To kick off this post, I have to tip my hat to a wonderful book: The Artist’s Way by Julia Cameron. Are you an artist of any sort (musician, fine artist, writer, etc.) who isn’t producing work the way you’d like? Or are you enjoying it less and less? Or feeling angry or stressed in some way that is impairing your true creative spirit? Dude, buy The Artist’s Way, follow the chapters and do every single exercise in there that feels right to you. It will change you and free you. I’ve been using this book myself for the past 8 months, and I am definitely different. I am better for it. It’s a gift you can give to yourself. Take it!

Okay, back to the Too Soon point. In Cameron’s book, she states something so simple and elegantly true: “An act of art needs time to mature. Judged early, it may be judged incorrectly. Never, ever, judge a fledgling piece of work too quickly.” She points out that many hits are sure things only in retrospect. “Until we know better, we call a great many creative swans ugly ducklings….We forget that not all babies are born beautiful…”

Some of these judgements come into our writerly minds before we set a word on paper. We think, eh, that’ll never sell. That’s been done. That is crap. And we never write that idea down, follow it to completion. Some of these judgement we inflict on our work after it is written. We say to ourselves, this sucks. No one will give a damn. We tell ourselves that we will never break in or break out. In all of these cases, we are the block between the idea and the possible future reader of our work.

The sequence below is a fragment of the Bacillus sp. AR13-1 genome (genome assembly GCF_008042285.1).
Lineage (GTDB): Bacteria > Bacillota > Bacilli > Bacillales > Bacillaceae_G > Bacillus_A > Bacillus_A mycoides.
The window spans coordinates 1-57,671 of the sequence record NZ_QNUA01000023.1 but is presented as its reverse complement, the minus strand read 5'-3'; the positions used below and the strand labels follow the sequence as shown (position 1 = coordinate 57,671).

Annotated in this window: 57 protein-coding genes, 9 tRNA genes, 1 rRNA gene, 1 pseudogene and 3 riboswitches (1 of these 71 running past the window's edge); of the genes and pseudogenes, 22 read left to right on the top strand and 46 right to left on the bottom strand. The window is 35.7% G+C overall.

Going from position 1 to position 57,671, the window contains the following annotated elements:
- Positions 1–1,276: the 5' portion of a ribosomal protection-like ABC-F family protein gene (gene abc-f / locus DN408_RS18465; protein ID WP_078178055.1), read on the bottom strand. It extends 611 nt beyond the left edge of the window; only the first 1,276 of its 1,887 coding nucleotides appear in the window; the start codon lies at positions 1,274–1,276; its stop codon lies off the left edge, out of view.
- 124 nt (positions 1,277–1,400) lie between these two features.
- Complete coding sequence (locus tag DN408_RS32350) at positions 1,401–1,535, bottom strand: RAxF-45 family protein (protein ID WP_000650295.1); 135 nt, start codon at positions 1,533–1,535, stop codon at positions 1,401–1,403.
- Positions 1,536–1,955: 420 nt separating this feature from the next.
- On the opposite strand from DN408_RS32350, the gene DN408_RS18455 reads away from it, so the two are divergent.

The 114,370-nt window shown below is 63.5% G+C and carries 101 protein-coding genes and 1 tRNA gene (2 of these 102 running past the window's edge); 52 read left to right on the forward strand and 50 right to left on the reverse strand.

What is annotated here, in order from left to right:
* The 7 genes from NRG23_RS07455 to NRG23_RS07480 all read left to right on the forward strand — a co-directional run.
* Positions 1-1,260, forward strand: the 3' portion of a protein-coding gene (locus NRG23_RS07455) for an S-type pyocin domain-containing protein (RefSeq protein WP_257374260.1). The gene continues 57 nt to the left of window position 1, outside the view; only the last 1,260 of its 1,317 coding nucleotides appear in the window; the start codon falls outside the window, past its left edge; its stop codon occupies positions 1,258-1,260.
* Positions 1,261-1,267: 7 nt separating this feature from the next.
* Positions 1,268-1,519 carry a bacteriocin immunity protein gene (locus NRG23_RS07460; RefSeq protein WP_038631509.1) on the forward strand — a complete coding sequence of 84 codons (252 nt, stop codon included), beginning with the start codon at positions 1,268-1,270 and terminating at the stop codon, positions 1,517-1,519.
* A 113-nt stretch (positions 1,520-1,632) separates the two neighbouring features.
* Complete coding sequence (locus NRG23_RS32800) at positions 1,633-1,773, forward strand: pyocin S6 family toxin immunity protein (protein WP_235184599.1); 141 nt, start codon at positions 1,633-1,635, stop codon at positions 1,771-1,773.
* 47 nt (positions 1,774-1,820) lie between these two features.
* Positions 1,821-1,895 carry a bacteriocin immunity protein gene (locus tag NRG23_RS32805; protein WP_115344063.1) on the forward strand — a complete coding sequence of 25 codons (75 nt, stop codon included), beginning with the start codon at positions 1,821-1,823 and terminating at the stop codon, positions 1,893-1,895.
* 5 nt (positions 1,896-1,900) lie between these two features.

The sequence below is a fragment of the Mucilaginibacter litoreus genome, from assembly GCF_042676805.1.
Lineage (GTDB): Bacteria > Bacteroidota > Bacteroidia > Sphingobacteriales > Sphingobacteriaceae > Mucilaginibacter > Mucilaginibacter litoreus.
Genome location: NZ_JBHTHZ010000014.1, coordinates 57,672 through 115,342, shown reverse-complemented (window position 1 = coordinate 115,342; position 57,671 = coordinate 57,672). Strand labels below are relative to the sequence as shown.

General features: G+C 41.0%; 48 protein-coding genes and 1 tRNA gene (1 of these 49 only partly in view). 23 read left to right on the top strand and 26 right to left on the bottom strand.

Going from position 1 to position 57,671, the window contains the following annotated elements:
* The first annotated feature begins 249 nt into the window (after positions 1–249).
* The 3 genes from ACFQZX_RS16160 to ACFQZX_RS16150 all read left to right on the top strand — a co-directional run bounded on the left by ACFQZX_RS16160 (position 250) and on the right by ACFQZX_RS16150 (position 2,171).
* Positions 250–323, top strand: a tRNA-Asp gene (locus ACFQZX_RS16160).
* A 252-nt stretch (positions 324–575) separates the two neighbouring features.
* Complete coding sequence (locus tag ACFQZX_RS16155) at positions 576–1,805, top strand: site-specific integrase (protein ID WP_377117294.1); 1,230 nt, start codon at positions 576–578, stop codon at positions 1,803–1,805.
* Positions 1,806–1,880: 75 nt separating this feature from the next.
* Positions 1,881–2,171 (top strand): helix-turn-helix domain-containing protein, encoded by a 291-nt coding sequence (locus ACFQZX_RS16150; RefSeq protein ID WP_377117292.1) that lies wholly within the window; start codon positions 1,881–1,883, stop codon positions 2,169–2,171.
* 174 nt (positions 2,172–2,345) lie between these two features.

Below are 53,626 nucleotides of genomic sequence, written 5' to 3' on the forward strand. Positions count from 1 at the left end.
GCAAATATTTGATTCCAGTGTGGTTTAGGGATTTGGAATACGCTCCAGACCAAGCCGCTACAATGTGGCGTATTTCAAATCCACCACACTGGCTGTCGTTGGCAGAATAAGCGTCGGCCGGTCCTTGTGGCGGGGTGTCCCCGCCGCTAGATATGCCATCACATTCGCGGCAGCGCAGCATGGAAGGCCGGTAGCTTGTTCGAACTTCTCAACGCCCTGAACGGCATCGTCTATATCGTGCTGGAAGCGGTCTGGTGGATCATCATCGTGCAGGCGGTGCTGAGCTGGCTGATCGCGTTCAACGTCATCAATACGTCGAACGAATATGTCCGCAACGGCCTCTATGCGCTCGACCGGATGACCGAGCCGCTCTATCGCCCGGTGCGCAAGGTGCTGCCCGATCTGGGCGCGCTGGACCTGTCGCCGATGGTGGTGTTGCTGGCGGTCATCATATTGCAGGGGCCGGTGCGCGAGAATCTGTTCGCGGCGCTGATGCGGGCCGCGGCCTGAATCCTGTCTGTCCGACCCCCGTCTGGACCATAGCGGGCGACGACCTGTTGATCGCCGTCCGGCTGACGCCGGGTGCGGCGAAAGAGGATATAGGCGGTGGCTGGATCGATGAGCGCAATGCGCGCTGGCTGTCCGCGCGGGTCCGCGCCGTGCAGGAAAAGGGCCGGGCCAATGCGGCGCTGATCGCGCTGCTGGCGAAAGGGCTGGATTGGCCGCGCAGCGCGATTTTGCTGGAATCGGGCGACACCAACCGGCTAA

And sometimes we are caught up in the rush of competition. I’ve written it. I’ve made my agent list. BAM! I’ve sent it out. Done!  But wait…no responses. Form rejections. The answer the writer can take away from this? My writing sucks. I suck. I’m done. I have another idea, but what’s the point?

Okay, so nothing promises success when you take your idea from inception and trot it out into the world. That’s the artist’s life. But, as I’ve said, I often see things that are half-formed. That have a good voice and style, but a half-baked idea. Or I see works that need more focus. Or people who are just starting out in their fiction writing and who have created their very first novel. Obvious ideas, mimicking other writers, stories that are really just their own lives told back. All the things that a new writer must work through before creating something more original and unique. In sum, I often see writers who show promise, but don’t have something they are showing me that is in a state of readiness that’ll make me sit up and think – yes! This is ready.